Working under the bridge had its benefits. For one, it was dry mostly. And the lot was paved. And relatively flat. Not completely flat, though. One afternoon I showed up for work, and my assigned truck was not there (a point of major irritation, I will tell you). One of the day shift drivers had hooked up to a Subaru to retow it, and a police tow came in, so he left the car on his truck and took my truck. I waited impatiently for him to return, and in meantime, ANOTHER police tow came in, so I had to unhook the car from his truck and take it. Do you see the irony there? If he would have done that, I wouldn't have had to do the extra work, and I wouldn't have had to drive
his truck, which was probably vastly inferior to mine. And that's not all.
Because the Subaru on the back of his truck was locked up, because he had it lifted from the front (the drive wheels), and because it
had been parked in the center of the lot in a row without any curbs around it for a couple of days, I assumed that it was in park or in gear. I
was also in a hurry to get to the police call. I was also driving an Eagle, which works great for fast hookups, and fast UN-hookups. So I merrily went on my way. When I returned with the police tow, the front passenger-side fender of the Subaru was tucked neatly under the side of a long flatbed trailer parked next to it, with a nice long crease. The Subaru's front wheels had been turned to the right, which promoted free rolling in the very slight downhill incline of the lot from west-to-east. When it was parked in the center row of the lot, it had been parked so that the wheels were headed southeast, which apparently kept it from rolling away. Which just goes to show you: never park the car in neutral in such a way as to let it be subject to any inclines.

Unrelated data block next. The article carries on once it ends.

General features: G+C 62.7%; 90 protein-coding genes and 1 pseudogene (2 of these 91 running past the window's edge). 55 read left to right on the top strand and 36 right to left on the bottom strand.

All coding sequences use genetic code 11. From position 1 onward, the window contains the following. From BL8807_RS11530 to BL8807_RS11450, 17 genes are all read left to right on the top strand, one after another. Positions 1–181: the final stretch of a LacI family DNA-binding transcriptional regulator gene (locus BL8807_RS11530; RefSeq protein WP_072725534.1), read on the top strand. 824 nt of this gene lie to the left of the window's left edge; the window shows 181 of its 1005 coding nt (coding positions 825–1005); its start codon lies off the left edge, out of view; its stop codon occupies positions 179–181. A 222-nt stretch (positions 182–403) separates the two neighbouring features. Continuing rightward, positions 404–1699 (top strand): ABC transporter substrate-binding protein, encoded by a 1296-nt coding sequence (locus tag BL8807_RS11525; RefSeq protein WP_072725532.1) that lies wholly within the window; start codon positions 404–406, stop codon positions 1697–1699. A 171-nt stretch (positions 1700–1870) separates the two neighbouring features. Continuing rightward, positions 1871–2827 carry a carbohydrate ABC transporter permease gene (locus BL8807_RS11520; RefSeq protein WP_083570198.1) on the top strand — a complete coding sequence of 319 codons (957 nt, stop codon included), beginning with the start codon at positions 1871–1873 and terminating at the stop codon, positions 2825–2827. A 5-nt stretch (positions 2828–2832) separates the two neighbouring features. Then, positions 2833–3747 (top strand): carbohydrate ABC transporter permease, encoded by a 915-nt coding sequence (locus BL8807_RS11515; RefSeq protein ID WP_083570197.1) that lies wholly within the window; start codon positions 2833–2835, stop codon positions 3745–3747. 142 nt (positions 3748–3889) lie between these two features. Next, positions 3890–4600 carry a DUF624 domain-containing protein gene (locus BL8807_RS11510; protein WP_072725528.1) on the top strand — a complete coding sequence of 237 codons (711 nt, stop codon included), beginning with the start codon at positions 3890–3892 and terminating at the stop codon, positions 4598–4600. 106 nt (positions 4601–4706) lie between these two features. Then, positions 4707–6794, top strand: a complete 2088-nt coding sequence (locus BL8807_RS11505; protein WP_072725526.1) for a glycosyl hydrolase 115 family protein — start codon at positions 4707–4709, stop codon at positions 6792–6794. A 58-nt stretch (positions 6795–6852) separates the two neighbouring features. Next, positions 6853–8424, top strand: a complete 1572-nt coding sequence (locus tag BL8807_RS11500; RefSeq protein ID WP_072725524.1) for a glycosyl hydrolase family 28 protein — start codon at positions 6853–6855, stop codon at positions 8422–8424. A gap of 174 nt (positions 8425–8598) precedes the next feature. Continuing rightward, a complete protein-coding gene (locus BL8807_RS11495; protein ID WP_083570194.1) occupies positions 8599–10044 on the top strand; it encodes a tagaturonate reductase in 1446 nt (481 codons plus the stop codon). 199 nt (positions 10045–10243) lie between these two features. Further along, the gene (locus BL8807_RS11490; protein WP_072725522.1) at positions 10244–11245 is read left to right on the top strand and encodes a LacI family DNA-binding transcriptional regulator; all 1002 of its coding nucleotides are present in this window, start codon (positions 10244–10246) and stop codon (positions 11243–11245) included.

Of course, you can block the tires or unlock it to put it in gear, but that requires getting out of the truck.
By the way, I am not certified in anything, so nothing I write in this blog can be legally construed as professional advice. And it shouldn't. I'm advising you of that.
Have a safe and profitable week.